Court rules in favor of Cablevision

Studios lose appeal in DVR consumer case

Hollywood’s DVR problem has gone into fast forward.

A federal appeals court on Monday struck down a 2007 district court injunction that prevented Cablevision from offering its “remote storage” DVR, which lets users record programs on distant servers rather than on a set-top box in their own homes.

The decision opens the way for cable operators to sell DVRs at a significantly lower cost. That should increase their deployment and thus the number of consumers who skip ads while watching TV.

That’s bad news for networks, particularly advertiser-supported broadcast nets, as well as their content providers.

A coalition of major studios and networks argued unsuccessfully that by recording shows on its remote DVR servers, Cablevision violated their copyrights, and that the later transmission to customers counts as a public performance that should trigger royalty payments.

Cablevision claimed that even though the remote DVR records programs outside the home, it is essentially the same as TiVo and the generic knockoffs already in use.

“This is a tremendous victory for consumers, which will allow us to make DVRs available to many more people faster and less expensively than would otherwise be possible,” said Tom Rutledge, Cablevision’s chief operating officer.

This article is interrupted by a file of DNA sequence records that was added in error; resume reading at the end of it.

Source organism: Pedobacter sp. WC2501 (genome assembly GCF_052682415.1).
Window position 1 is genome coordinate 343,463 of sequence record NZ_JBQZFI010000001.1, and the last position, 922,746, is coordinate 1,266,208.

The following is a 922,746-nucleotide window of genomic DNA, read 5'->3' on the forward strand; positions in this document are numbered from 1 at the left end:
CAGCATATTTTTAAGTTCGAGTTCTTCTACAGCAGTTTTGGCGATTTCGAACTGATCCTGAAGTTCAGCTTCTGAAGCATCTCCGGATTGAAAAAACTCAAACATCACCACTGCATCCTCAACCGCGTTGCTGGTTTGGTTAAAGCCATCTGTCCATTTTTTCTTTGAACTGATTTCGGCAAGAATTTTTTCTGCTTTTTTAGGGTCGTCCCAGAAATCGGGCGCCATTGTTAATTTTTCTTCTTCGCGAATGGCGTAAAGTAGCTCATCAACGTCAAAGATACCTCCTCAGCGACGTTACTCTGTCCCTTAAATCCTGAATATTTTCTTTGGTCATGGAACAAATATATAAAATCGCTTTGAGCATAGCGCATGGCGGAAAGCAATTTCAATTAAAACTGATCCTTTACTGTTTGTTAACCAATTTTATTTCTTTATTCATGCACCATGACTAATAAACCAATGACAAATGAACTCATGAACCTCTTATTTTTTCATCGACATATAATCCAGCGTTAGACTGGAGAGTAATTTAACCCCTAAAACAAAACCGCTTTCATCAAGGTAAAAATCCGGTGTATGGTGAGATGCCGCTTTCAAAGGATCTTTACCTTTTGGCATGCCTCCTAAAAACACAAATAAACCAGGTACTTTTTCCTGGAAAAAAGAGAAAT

The company has said that when it deploys the remote DVR network, it will reduce the monthly cost to subscribers. Competitors are likely to follows its lead.

“The ruling is a huge win for cable operators,” said Craig Moffett, senior cable analyst for Bernstein Research, because it “means much lower capital spending going forward.”

As a result of the lower cost, Moffett predicted in a report on the decision, millions more homes are almost certain to order DVRs, which would result in “a huge increase in the number of viewing hours per day potentially subject to ad-skipping.”

Plaintiffs in the case, which include Turner Broadcasting, ABC, CBS, NBC, Disney, Fox, Paramount and Universal, are still considering whether to appeal the decision to the U.S. Supreme Court.

“We are reviewing the court’s decision and will be considering all legal options,” the MPAA said in a statement on behalf of the plaintiffs. “We will continue to take the steps we believe are necessary to protect our legal rights with regard to our content.”

Networks and studios aren’t the only potential losers under this decision. Satcasters DirecTV and EchoStar’s Dish Network could be harmed as well. Because they are unable to stream recorded programs on demand, they can’t implement a remote DVR system.

That means they will have to keep selling set-top box-based DVRs, which, Moffett said, will burden them with “a significant technological and economic disadvantage.”

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